Recipies with balsamic vinegar
|Arugula Salad with Shaved Parmesan and Pine Nuts||Easy||414||Merlot||Saveurs du Monde|
|Asian Sesame Salad Dressing||Easy||569.6||Saveurs du Monde|
|Balsamic vinaigrette||Easy||667.6||Saveurs du Monde|
|Beef and Vegetable Kebabs||Easy||121.4||Cabernet-Sauvignon||Saveurs du Monde|
|Black Qweti Prawns in Matcha Green Tea Ravioli||Average||78.3||Saveurs du Monde|
* This information is for illustrative purposes only. Your cooking techniques and products used can significantly change the nutritional values of your recipe.
True balsamic vinegar is traditionally made in Modena, a city in the Emilia-Romagna region of Italy.
Its taste is unique, and it is the result of a tradition over a millennium old: the balsamic vinegars of Modena are surely one of Italy's most characteristic food products, and one of the most appreciated by gourmets the world over. Its origins are, as for most of the best Italian food specialities, lost in legend. It is said that since Roman times, in the hills around Modena there was already the custom of macerating grape must to transform it into a thick dark vinegar, at once acidic and sweet. It was however during the long and happy reign of the Estense family that, between Modena and Reggio Emilia, this ancient tradition began to be transformed into an industrial reality.
In Modena there have always existed various types of vinegar obtained with grape must, made according to a variety of recipes, and using various methods of preparation and ageing. The term Balsamic was used for the first time in the registers of the ducal inventories of the Reggia Estense in Modena in 1747 and the name itself probably was due to the therapeutic use to which it was originally put. When Italy was united, balsamic vinegar moved forth from the secret ritual confines of the "vinegar workshops", and became increasingly popular. There were, and still are today, various recipes and formulas for its production, which in 1839 were to certain extent codified by a famous botanist, Giorgio Gallesio, the first to list its production methods, distinguishing those obtained from cooked must alone and those from fermented must and wine.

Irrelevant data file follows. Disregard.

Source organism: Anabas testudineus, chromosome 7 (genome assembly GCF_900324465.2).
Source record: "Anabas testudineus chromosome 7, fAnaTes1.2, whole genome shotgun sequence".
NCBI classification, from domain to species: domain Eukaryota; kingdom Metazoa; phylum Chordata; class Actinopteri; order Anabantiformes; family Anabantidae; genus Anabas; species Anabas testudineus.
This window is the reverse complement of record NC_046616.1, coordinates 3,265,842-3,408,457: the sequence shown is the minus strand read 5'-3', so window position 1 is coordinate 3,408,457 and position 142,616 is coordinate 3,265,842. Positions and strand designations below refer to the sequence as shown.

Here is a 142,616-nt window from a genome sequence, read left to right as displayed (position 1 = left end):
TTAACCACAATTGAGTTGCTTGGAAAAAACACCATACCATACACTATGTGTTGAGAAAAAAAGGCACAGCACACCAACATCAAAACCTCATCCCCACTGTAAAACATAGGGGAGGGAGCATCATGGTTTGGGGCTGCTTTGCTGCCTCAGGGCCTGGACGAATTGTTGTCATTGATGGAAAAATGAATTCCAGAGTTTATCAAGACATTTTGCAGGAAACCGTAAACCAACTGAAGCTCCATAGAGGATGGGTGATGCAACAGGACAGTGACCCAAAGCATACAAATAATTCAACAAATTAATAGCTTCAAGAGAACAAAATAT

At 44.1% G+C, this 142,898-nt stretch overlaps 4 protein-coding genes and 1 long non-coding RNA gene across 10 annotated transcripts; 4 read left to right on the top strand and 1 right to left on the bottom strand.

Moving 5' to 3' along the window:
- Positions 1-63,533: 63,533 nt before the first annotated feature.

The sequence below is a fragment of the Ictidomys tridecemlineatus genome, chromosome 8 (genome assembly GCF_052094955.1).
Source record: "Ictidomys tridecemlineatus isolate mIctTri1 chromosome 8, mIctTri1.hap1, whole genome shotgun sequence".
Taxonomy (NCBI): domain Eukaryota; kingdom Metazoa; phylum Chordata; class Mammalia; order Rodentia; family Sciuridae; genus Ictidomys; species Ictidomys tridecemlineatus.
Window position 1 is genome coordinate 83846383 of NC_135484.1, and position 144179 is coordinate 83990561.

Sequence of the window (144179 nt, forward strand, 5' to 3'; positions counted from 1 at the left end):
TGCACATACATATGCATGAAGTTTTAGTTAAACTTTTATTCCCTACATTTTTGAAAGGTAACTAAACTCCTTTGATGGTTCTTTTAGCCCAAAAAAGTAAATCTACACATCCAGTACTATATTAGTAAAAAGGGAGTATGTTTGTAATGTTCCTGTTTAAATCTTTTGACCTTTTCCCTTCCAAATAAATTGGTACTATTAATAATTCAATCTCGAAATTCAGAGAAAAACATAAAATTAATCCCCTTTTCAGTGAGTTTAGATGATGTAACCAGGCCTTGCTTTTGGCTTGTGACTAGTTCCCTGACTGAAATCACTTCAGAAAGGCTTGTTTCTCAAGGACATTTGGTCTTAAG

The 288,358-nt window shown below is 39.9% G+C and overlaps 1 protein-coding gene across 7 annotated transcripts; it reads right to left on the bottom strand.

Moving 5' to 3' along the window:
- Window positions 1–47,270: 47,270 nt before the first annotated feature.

In general, the balsamic vinegar of Modena is the result of the acidic and alcoholic fermentation of grape must. To give the product its typical aromatic characteristics, the musts, carefully selected for quality, are fermented and concentrated also using direct heat, processed and matured in oak casks, in some cases for more than three years. This is an extraordinary condiment, which can be used with every sort of dish: from starters, pasta and meat, to sweets, cheeses and vegetables, and even with fruit and ice cream. This, then, is a unique and inimitable ingredient, with a fragrant aftertaste and the harmonious and pleasant acidity loved the world over, so much so that there are now a wide range of international recipes which use balsamic vinegar.
When balsamic vinegar is used in the cooking process, it should be added before the dish is removed from the stove so that it has just the right amount of time to flavor the food without losing its entire aroma in the cooking process.
When the dish is to be "dressed" with balsamic vinegar, once the food is on the serving dishes, add the vinegar immediately before serving.